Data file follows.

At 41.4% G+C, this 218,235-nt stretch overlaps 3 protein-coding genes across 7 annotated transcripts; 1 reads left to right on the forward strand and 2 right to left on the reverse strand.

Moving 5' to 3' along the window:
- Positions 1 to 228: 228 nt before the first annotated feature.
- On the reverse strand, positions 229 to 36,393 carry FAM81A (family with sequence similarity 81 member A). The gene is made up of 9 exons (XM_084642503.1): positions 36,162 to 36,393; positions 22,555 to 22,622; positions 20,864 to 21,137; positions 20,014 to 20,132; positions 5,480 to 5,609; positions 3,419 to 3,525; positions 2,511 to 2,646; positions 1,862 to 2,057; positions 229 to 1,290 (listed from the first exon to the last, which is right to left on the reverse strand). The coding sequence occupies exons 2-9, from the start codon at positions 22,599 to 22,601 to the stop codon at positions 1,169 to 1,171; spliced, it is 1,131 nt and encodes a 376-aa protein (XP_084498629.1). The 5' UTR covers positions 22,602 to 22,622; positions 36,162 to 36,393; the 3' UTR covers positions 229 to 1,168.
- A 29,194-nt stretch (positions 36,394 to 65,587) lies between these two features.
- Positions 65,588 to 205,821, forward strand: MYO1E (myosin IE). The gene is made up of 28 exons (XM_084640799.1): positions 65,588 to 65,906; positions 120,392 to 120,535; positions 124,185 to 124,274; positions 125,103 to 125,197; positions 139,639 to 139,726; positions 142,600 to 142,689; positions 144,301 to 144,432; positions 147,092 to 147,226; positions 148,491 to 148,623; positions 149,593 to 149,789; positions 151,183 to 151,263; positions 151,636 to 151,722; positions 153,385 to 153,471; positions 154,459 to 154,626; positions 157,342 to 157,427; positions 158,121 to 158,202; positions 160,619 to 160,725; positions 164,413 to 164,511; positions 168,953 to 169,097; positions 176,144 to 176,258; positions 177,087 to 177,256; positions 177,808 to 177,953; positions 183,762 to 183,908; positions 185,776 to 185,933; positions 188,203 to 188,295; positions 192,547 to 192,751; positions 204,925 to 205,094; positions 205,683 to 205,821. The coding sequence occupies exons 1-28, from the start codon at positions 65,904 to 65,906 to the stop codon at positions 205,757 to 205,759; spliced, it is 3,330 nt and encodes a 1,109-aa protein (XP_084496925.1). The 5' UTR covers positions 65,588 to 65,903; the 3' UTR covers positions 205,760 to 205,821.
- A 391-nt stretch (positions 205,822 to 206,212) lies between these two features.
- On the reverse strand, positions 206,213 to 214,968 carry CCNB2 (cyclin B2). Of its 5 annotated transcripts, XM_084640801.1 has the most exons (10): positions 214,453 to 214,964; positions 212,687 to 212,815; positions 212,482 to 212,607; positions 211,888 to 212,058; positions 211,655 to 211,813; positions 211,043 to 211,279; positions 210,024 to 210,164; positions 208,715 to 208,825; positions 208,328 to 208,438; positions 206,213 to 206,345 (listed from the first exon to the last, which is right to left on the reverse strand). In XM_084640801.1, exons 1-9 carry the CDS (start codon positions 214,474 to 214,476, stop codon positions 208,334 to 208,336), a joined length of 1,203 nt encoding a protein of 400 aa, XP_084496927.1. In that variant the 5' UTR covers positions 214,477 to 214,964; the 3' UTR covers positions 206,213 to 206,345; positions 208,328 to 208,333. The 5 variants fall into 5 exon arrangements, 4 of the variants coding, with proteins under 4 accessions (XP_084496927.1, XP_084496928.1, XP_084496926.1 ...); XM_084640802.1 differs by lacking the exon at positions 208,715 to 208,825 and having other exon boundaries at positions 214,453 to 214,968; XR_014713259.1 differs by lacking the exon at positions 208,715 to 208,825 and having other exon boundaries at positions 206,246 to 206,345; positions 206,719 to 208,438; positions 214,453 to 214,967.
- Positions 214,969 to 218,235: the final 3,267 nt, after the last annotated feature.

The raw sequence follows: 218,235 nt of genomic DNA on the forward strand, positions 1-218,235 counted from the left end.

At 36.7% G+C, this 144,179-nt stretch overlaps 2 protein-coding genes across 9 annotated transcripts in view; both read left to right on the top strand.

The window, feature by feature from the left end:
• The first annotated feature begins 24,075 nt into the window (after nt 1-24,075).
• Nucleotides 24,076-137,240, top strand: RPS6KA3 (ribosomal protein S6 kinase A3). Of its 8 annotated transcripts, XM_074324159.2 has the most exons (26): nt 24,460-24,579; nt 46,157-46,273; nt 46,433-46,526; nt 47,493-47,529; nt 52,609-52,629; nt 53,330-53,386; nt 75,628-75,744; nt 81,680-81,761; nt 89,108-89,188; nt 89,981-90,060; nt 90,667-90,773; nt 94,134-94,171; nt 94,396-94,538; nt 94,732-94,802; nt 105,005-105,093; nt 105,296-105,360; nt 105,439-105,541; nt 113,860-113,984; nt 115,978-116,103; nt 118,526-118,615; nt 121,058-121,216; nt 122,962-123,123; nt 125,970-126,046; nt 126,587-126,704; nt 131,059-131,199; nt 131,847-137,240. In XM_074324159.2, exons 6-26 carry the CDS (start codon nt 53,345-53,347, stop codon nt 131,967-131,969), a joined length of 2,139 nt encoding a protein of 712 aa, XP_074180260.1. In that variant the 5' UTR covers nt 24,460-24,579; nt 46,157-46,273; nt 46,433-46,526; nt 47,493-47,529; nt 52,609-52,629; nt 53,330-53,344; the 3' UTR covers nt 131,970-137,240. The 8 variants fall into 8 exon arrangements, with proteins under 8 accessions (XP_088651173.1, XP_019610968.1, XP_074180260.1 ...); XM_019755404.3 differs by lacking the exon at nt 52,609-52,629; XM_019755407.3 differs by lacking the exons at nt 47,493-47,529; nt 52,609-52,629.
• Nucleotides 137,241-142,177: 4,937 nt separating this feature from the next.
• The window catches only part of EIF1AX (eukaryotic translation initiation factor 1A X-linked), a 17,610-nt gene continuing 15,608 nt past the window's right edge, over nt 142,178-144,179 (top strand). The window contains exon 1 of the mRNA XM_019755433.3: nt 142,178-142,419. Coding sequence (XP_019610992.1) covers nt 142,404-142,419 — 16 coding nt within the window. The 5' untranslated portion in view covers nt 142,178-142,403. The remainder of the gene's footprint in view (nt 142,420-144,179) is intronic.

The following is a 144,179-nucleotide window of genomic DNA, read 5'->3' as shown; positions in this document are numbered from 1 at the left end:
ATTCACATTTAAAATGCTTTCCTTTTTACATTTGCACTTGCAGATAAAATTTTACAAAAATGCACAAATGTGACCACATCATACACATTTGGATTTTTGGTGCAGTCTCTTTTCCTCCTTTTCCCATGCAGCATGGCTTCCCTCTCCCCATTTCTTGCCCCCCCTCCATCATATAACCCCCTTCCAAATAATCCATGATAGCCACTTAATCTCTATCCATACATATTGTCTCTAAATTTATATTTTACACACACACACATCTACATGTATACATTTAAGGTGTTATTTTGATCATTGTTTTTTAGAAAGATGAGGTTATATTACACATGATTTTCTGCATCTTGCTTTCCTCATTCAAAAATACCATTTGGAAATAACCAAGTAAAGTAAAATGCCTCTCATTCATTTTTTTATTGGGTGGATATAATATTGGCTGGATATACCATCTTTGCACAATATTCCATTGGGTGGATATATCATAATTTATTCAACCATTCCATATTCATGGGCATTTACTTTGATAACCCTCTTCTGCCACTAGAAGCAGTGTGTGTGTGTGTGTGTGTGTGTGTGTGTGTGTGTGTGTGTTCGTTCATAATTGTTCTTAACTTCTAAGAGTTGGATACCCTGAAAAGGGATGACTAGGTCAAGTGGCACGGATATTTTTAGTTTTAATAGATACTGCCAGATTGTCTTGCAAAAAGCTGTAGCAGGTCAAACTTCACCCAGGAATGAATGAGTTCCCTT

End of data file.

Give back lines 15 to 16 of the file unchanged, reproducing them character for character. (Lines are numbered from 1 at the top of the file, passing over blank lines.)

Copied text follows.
• Nucleotides 137,241-142,177: 4,937 nt separating this feature from the next.
• The window catches only part of EIF1AX (eukaryotic translation initiation factor 1A X-linked), a 17,610-nt gene continuing 15,608 nt past the window's right edge, over nt 142,178-144,179 (top strand). The window contains exon 1 of the mRNA XM_019755433.3: nt 142,178-142,419. Coding sequence (XP_019610992.1) covers nt 142,404-142,419 — 16 coding nt within the window. The 5' untranslated portion in view covers nt 142,178-142,403. The remainder of the gene's footprint in view (nt 142,420-144,179) is intronic.